The Trustee argues that the June 10 order is void because the common pleas court did not have jurisdiction over the case after appeal. The Trustee argues that because Rule 1701 only states that the court has the authority to grant supersedeas, it does not follow that it also has authority to dissolve supersedeas. We disagree.
As of May 23, 1986, when the Pennsylvania Superior Court denied Irvan's petition to reopen his appeal, no appeal was pending. The trial court then regained jurisdiction over the subject matter. Bartle v. Bartle, 304 Pa. Super. 348, 450 A.2d 715 (Pa.Super. 1982); see, also, Chervenak, Keane & Co., Inc. v. Hotel Rittenhouse Assoc., Inc., 328 Pa. Super. 365, 477 A.2d 487 (Pa.Super. 1984). On June 10, the trial court had jurisdiction to dissolve the supersedeas without Rule 1701.*fn4
Irvan's Petition for Allocatur
The remaining question is what effect did Irvan's June 13 Petition for Leave to Appeal to the Pennsylvania Supreme Court have on the funds released by the June 10 order. We conclude that it had none. Rule 1731 provides,
[An] appeal from an order involving solely the payment of money shall, unless otherwise ordered pursuant to this subchapter, operate as a supersedeas upon the filing with the clerk of appropriate security in the amount of 120% of the amount found due by the lower court and remaining unpaid.
The record does not show that Irvan filed any security after filing his Petition for Leave to Appeal to the Pennsylvania Supreme Court.*fn5 We conclude that Irvan had no supersedeas on the writ of execution filed by Decatur on October 16, 1985 while Irvan's petition was pending with the Pennsylvania Supreme Court.*fn6
Since Belin had "possession" of Decatur's money when the writ was served, the money was attached at that time. Central Bank had a perfected judgment lien on Decatur's property on June 18, 1986. This lien would be superior to all subsequent judgment liens obtained against the property by a creditor under a simple contract. Pa.R.Civ.P. 3111(c); see, 11 U.S.C. § 547(e)(1)(B).*fn7 Under the Bankruptcy Code,*fn8 the transfer occurred on June 18, 1986, more than 90 days before the petition in bankruptcy. It is not a preferential and avoidable transfer.*fn9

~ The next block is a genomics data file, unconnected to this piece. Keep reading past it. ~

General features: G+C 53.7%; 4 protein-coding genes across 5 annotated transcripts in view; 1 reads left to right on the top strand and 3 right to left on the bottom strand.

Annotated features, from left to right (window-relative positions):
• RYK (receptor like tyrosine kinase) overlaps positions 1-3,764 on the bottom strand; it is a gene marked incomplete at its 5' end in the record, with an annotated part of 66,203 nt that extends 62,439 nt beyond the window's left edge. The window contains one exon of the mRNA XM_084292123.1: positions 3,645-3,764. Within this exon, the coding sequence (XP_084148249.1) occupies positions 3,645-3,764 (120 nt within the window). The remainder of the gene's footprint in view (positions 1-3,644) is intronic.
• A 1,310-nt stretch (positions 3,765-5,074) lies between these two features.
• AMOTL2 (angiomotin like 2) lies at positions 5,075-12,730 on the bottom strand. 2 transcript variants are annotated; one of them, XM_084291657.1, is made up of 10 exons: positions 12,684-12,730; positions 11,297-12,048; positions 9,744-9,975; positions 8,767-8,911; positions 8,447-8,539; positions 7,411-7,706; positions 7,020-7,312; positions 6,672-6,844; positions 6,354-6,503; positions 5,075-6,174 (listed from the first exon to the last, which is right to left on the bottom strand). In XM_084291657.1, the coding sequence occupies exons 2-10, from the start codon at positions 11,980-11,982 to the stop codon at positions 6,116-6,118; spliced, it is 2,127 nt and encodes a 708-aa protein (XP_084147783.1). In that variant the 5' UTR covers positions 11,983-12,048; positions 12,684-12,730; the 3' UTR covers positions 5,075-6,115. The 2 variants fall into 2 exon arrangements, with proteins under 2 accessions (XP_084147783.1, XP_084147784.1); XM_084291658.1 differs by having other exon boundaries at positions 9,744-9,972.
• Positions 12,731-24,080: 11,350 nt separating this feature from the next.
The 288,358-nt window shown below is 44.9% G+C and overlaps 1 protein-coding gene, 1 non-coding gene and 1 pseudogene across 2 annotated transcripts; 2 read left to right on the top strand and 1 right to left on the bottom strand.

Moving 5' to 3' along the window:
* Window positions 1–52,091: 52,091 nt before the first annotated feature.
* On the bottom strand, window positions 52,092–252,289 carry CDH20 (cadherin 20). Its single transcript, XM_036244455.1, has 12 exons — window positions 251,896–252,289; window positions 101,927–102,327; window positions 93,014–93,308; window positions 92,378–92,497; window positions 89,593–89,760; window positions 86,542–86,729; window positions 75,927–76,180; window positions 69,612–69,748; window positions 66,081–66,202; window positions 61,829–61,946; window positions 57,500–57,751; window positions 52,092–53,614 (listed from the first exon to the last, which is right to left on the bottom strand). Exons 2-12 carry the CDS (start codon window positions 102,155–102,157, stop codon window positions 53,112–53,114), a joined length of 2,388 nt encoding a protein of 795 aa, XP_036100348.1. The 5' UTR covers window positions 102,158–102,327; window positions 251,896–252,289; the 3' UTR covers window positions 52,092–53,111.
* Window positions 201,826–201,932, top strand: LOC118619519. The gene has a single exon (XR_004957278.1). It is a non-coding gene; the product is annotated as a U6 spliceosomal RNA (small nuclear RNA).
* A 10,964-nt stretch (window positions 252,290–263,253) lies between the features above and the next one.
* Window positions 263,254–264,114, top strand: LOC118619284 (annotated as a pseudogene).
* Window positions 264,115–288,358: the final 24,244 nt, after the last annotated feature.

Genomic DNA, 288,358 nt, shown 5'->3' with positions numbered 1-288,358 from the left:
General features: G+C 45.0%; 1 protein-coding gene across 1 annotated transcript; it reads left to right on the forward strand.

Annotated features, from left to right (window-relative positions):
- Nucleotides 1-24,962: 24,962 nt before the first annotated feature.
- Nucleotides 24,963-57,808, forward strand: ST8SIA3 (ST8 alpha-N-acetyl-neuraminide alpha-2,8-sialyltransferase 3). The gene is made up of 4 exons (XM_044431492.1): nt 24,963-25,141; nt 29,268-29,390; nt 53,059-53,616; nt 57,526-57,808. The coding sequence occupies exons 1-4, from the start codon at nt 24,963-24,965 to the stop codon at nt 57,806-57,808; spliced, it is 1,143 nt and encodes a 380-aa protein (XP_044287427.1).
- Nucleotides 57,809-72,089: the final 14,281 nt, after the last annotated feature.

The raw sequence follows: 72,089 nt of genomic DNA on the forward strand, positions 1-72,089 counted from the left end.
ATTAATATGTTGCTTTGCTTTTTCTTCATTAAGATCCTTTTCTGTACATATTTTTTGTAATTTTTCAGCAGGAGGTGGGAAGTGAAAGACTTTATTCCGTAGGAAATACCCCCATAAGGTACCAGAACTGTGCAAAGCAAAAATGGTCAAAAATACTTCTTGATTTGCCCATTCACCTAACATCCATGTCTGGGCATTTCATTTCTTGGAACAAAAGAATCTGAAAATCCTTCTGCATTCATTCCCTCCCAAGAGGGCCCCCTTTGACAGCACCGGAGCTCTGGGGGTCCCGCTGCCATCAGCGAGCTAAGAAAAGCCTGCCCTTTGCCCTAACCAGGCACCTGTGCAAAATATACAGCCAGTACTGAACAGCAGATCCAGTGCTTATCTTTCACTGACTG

The bankruptcy court denied the Trustee's attempt to avoid Decatur's partial assignments. The bankruptcy court first held that a judgment debtor's consent to a partial assignment of the judgment was not necessary for the partial assignment to be valid when the rationale for requiring consent -- to prevent the judgment debtor from being subject to the harassment and expense of uncontemplated multiple lawsuits -- would not be served. The bankruptcy court then held that Decatur's partial assignments fell within its rule. The bankruptcy court reasoned that the bond posted by Irvan covered any amounts assigned, and, Irvan would not be subject to harassment because affirmance by the Pennsylvania Supreme Court would give the assignees a partial claim to the judgment only against Decatur, reversal would give them no claim against Irvan because there would be no judgment. The bankruptcy court concluded that the "transfers" were made before the 90 day preference period and, as such, were not avoidable by the Trustee.